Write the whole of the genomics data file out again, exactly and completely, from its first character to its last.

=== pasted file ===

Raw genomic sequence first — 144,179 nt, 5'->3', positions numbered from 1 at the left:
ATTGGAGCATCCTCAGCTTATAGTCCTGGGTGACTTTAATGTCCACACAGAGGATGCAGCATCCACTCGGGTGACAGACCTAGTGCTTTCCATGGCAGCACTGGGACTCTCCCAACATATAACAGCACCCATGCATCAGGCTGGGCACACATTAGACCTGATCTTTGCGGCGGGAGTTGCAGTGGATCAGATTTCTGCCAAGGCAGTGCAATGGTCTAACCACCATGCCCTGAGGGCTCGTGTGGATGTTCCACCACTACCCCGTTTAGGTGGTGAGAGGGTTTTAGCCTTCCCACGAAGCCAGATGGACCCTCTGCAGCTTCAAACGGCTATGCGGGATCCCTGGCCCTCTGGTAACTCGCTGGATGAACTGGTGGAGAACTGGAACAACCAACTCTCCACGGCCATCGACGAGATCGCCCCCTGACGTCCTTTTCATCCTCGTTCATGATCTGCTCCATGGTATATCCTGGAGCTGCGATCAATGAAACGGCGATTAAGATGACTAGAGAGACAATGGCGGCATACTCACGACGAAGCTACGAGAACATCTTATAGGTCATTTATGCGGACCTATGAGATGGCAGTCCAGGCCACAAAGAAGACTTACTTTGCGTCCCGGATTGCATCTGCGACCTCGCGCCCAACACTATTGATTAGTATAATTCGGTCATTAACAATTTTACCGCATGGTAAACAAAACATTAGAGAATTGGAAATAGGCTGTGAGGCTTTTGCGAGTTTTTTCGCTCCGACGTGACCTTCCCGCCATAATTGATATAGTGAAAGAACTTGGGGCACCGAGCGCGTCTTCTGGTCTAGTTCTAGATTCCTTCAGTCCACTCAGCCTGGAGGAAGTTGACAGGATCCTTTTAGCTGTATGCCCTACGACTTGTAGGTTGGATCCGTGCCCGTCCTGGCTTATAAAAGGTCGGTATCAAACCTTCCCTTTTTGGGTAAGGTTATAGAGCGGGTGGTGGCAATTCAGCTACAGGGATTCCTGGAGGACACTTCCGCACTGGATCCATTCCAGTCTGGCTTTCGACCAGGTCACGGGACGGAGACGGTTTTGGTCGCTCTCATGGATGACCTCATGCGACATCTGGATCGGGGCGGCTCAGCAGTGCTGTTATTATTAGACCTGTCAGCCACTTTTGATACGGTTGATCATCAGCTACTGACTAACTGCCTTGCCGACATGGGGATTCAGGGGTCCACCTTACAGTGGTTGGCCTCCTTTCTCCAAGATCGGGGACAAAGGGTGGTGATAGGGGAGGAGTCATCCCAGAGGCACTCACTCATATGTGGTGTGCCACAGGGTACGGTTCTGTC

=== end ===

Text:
Raw genomic sequence first — 144,179 nt, 5'->3', positions numbered from 1 at the left:
ATTGGAGCATCCTCAGCTTATAGTCCTGGGTGACTTTAATGTCCACACAGAGGATGCAGCATCCACTCGGGTGACAGACCTAGTGCTTTCCATGGCAGCACTGGGACTCTCCCAACATATAACAGCACCCATGCATCAGGCTGGGCACACATTAGACCTGATCTTTGCGGCGGGAGTTGCAGTGGATCAGATTTCTGCCAAGGCAGTGCAATGGTCTAACCACCATGCCCTGAGGGCTCGTGTGGATGTTCCACCACTACCCCGTTTAGGTGGTGAGAGGGTTTTAGCCTTCCCACGAAGCCAGATGGACCCTCTGCAGCTTCAAACGGCTATGCGGGATCCCTGGCCCTCTGGTAACTCGCTGGATGAACTGGTGGAGAACTGGAACAACCAACTCTCCACGGCCATCGACGAGATCGCCCCCTGACGTCCTTTTCATCCTCGTTCATGATCTGCTCCATGGTATATCCTGGAGCTGCGATCAATGAAACGGCGATTAAGATGACTAGAGAGACAATGGCGGCATACTCACGACGAAGCTACGAGAACATCTTATAGGTCATTTATGCGGACCTATGAGATGGCAGTCCAGGCCACAAAGAAGACTTACTTTGCGTCCCGGATTGCATCTGCGACCTCGCGCCCAACACTATTGATTAGTATAATTCGGTCATTAACAATTTTACCGCATGGTAAACAAAACATTAGAGAATTGGAAATAGGCTGTGAGGCTTTTGCGAGTTTTTTCGCTCCGACGTGACCTTCCCGCCATAATTGATATAGTGAAAGAACTTGGGGCACCGAGCGCGTCTTCTGGTCTAGTTCTAGATTCCTTCAGTCCACTCAGCCTGGAGGAAGTTGACAGGATCCTTTTAGCTGTATGCCCTACGACTTGTAGGTTGGATCCGTGCCCGTCCTGGCTTATAAAAGGTCGGTATCAAACCTTCCCTTTTTGGGTAAGGTTATAGAGCGGGTGGTGGCAATTCAGCTACAGGGATTCCTGGAGGACACTTCCGCACTGGATCCATTCCAGTCTGGCTTTCGACCAGGTCACGGGACGGAGACGGTTTTGGTCGCTCTCATGGATGACCTCATGCGACATCTGGATCGGGGCGGCTCAGCAGTGCTGTTATTATTAGACCTGTCAGCCACTTTTGATACGGTTGATCATCAGCTACTGACTAACTGCCTTGCCGACATGGGGATTCAGGGGTCCACCTTACAGTGGTTGGCCTCCTTTCTCCAAGATCGGGGACAAAGGGTGGTGATAGGGGAGGAGTCATCCCAGAGGCACTCACTCATATGTGGTGTGCCACAGGGTACGGTTCTGTC